The Writers Guild of America and Hollywood’s production companies have reached a tentative agreement on a new three-year master contract.
The tentative three-year deal with the Alliance of Motion Picture and Television Producers was reached late Tuesday following two days of talks over the options and exclusivity requirements for TV writers. The other issues had been settled as of the first week of March.
Effective Jan. 1, the new deal revises the provisions a company may negotiate with an episodic television writer who earns less than $200,000 per contract year: the agreement may not require the writer be exclusive except when the writer is being paid for writing services; and the company may not hold a writer for more than 90 days under an option without paying a holding fee of at least one-third of the minimum.
The new deal also includes a 3% annual wage increase; 5% annual increases in script minimums for hour-long dramatic basic cable rates; a 0.5% increase in the contribution to the pension fund; higher payments for ad-supported online streaming; and a reduced free streaming window from 17 days to seven days for the first seven episodes of a series.
The agreement came just a month before the current deal expires on May 1. Negotiations have been taking place at the headquarters of the Alliance of Motion Picture and Television Producers in Sherman Oaks.
In a March 13 message from WGA West president Christopher Keyser (pictured above) and negotiating committee co-chairs Billy Ray (“Captain Phillips”) and Chip Johannessen (“Homeland”), the WGA disclosed three weeks ago that it had agreed on all parts of a new deal except for the inclusion of provisions that would cover options and exclusivity for writers working on TV series.
Negotiations launched on Feb. 3, recessed on Feb. 15 and resumed for a week in early March before being put on hold for two days of talks this week.
The question of TV options and exclusivity has become a key issue for WGA members, according to the missive, with series orders for as few as eight episodes becoming the norm.
“For over 50 years, writing for television operated on a predictable schedule,” the trio said. “Staffs on dramatic prime-time shows worked for 10 months to produce 22 episodes, then went on unpaid hiatus for two months before returning for the following season. But with the advent of basic cable, pay TV and now Netflix-type Internet shows, that changed.”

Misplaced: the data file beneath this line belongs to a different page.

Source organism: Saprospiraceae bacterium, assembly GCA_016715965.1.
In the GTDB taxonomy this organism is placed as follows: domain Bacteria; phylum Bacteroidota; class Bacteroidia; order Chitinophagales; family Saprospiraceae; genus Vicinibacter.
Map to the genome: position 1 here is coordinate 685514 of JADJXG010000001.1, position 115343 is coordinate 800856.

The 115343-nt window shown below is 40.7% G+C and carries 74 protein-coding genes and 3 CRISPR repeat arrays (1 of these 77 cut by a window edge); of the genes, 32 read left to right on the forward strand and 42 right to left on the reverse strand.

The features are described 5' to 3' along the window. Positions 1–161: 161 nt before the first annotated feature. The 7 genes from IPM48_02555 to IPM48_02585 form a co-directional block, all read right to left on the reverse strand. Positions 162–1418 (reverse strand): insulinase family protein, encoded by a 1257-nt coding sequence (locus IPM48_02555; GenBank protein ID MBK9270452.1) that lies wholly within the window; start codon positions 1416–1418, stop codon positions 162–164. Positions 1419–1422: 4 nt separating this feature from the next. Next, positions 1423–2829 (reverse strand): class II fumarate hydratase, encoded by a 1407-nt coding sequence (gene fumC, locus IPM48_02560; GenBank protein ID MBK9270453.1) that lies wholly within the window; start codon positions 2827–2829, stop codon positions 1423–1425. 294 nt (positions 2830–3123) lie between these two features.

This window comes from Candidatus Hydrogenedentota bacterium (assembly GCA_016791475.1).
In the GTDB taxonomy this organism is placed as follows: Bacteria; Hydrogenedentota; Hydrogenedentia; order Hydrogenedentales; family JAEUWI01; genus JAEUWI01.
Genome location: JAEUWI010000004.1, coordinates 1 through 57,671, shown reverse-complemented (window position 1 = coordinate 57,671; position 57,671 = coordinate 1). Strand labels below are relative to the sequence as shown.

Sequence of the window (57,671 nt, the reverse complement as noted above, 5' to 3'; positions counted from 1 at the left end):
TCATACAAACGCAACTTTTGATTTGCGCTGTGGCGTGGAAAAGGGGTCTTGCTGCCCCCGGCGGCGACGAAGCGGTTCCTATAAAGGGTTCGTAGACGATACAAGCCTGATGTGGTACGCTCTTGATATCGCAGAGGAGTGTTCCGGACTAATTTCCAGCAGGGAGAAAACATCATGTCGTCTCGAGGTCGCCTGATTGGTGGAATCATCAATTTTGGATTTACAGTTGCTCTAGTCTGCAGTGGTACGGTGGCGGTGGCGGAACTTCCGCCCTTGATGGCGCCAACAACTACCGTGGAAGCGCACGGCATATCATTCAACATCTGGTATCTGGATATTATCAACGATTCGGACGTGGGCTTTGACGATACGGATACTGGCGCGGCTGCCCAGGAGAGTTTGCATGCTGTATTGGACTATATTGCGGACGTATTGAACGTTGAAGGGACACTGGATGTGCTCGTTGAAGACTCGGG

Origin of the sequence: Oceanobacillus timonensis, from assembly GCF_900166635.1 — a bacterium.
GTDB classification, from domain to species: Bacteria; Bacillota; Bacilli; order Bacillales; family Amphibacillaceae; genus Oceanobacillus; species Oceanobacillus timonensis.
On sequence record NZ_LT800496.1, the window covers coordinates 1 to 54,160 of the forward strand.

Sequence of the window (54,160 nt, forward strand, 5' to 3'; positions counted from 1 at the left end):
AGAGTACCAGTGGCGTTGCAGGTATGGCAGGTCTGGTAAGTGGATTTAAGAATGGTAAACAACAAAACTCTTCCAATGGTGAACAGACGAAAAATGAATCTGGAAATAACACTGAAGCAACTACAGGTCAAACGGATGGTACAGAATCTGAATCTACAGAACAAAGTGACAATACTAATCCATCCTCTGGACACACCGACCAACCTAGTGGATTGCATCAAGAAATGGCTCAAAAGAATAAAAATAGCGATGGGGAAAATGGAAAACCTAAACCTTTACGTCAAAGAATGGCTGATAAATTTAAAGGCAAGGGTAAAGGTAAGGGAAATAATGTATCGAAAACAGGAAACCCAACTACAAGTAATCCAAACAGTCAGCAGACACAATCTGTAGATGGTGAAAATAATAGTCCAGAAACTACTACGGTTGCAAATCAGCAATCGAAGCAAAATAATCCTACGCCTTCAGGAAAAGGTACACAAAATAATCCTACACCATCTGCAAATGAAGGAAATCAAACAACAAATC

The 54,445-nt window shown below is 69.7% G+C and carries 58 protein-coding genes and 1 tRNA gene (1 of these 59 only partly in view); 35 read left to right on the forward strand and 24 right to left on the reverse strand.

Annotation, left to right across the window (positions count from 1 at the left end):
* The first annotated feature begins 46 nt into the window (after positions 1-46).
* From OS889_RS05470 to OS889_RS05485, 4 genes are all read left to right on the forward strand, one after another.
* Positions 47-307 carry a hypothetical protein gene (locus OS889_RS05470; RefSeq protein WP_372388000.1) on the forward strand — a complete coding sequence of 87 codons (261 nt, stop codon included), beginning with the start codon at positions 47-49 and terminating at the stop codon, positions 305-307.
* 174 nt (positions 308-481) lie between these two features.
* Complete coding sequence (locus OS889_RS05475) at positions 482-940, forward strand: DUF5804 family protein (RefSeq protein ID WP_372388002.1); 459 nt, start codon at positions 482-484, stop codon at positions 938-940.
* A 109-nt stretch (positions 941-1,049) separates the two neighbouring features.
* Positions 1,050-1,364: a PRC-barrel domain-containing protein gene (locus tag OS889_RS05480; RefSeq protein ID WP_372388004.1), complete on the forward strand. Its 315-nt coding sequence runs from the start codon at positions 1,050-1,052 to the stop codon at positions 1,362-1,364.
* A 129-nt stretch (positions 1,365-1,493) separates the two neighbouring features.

Terms of the new WGA deal must be ratified by members. Reps of the 8,000-member WGA West and the 4,000-member WGA East negotiated the pact jointly.
The AMPTP issued a statement noting that the new deal has been reached a month before the May 1 expiration of the current deal.
“The AMPTP wishes to thank the Guild and the members of its bargaining committee for their diligent pursuit of solutions to the difficult issues presented at the bargaining table,” the organization said. “We hope to sustain that spirit of cooperation as we embark upon a new three year relationship.”
The new WGA pact mirrors some of the gains in the Directors Guild of America’s deal, reached last November, which included an annual 3% wage increase and the establishment, for the first time, of minimum terms and conditions for high-budget new media made for subscription video-on-demand such as Netflix.
The WGA staged a bitter 100-day strike in 2007-08. WGA leaders have asserted that the resulting contract achieved the key goal of providing for coverage of work in new media and compensation for re-use on new-media platforms.
During negotiations in 2011, the WGA, DGA, SAG and AFTRA achieved a 2% hike in minimums and a 1.5% increase in employer contributions to the pension and health plans. Concessions included a freeze on primetime residuals and the end of first-class air travel to sets less than 1,000 miles away.
SAG-AFTRA and the AMPTP have not yet set a start date for negotiations on the performers’ master contracts — which are still separate SAG and AFTRA contracts, two years after the unions merged.